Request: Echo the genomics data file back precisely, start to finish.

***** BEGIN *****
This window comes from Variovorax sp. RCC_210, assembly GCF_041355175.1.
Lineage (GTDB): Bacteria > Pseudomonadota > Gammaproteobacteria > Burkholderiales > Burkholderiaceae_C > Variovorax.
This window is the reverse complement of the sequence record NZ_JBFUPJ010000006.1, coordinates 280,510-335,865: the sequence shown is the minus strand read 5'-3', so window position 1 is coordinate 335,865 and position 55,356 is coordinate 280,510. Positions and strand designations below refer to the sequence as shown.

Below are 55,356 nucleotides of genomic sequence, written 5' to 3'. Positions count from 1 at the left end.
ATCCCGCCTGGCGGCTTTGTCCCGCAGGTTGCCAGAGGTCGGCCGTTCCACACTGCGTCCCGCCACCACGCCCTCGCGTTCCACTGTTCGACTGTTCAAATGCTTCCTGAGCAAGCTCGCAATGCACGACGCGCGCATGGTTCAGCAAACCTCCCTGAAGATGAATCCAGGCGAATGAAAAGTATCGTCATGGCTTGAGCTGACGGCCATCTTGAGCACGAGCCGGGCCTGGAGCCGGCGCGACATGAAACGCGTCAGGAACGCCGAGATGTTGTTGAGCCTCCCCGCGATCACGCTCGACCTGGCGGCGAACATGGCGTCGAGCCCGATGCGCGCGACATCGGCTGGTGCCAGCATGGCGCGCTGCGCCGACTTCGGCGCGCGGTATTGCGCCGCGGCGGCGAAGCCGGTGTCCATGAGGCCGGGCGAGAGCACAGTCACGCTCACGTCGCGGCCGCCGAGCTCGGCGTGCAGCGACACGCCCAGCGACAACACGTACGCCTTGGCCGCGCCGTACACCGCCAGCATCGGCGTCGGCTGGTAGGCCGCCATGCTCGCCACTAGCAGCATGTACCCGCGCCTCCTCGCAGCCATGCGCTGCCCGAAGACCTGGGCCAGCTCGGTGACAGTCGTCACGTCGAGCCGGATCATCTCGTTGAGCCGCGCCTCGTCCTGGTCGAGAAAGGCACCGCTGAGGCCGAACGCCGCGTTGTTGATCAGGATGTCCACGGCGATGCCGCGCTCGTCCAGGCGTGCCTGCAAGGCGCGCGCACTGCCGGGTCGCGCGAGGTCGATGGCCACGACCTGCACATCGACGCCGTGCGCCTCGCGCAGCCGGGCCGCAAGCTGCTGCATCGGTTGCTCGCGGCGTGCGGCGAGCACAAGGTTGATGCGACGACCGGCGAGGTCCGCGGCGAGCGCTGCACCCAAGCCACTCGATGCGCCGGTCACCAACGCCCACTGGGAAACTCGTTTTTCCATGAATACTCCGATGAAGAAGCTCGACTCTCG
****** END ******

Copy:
This window comes from Variovorax sp. RCC_210, assembly GCF_041355175.1.
Lineage (GTDB): Bacteria > Pseudomonadota > Gammaproteobacteria > Burkholderiales > Burkholderiaceae_C > Variovorax.
This window is the reverse complement of the sequence record NZ_JBFUPJ010000006.1, coordinates 280,510-335,865: the sequence shown is the minus strand read 5'-3', so window position 1 is coordinate 335,865 and position 55,356 is coordinate 280,510. Positions and strand designations below refer to the sequence as shown.

Below are 55,356 nucleotides of genomic sequence, written 5' to 3'. Positions count from 1 at the left end.
ATCCCGCCTGGCGGCTTTGTCCCGCAGGTTGCCAGAGGTCGGCCGTTCCACACTGCGTCCCGCCACCACGCCCTCGCGTTCCACTGTTCGACTGTTCAAATGCTTCCTGAGCAAGCTCGCAATGCACGACGCGCGCATGGTTCAGCAAACCTCCCTGAAGATGAATCCAGGCGAATGAAAAGTATCGTCATGGCTTGAGCTGACGGCCATCTTGAGCACGAGCCGGGCCTGGAGCCGGCGCGACATGAAACGCGTCAGGAACGCCGAGATGTTGTTGAGCCTCCCCGCGATCACGCTCGACCTGGCGGCGAACATGGCGTCGAGCCCGATGCGCGCGACATCGGCTGGTGCCAGCATGGCGCGCTGCGCCGACTTCGGCGCGCGGTATTGCGCCGCGGCGGCGAAGCCGGTGTCCATGAGGCCGGGCGAGAGCACAGTCACGCTCACGTCGCGGCCGCCGAGCTCGGCGTGCAGCGACACGCCCAGCGACAACACGTACGCCTTGGCCGCGCCGTACACCGCCAGCATCGGCGTCGGCTGGTAGGCCGCCATGCTCGCCACTAGCAGCATGTACCCGCGCCTCCTCGCAGCCATGCGCTGCCCGAAGACCTGGGCCAGCTCGGTGACAGTCGTCACGTCGAGCCGGATCATCTCGTTGAGCCGCGCCTCGTCCTGGTCGAGAAAGGCACCGCTGAGGCCGAACGCCGCGTTGTTGATCAGGATGTCCACGGCGATGCCGCGCTCGTCCAGGCGTGCCTGCAAGGCGCGCGCACTGCCGGGTCGCGCGAGGTCGATGGCCACGACCTGCACATCGACGCCGTGCGCCTCGCGCAGCCGGGCCGCAAGCTGCTGCATCGGTTGCTCGCGGCGTGCGGCGAGCACAAGGTTGATGCGACGACCGGCGAGGTCCGCGGCGAGCGCTGCACCCAAGCCACTCGATGCGCCGGTCACCAACGCCCACTGGGAAACTCGTTTTTCCATGAATACTCCGATGAAGAAGCTCGACTCTCG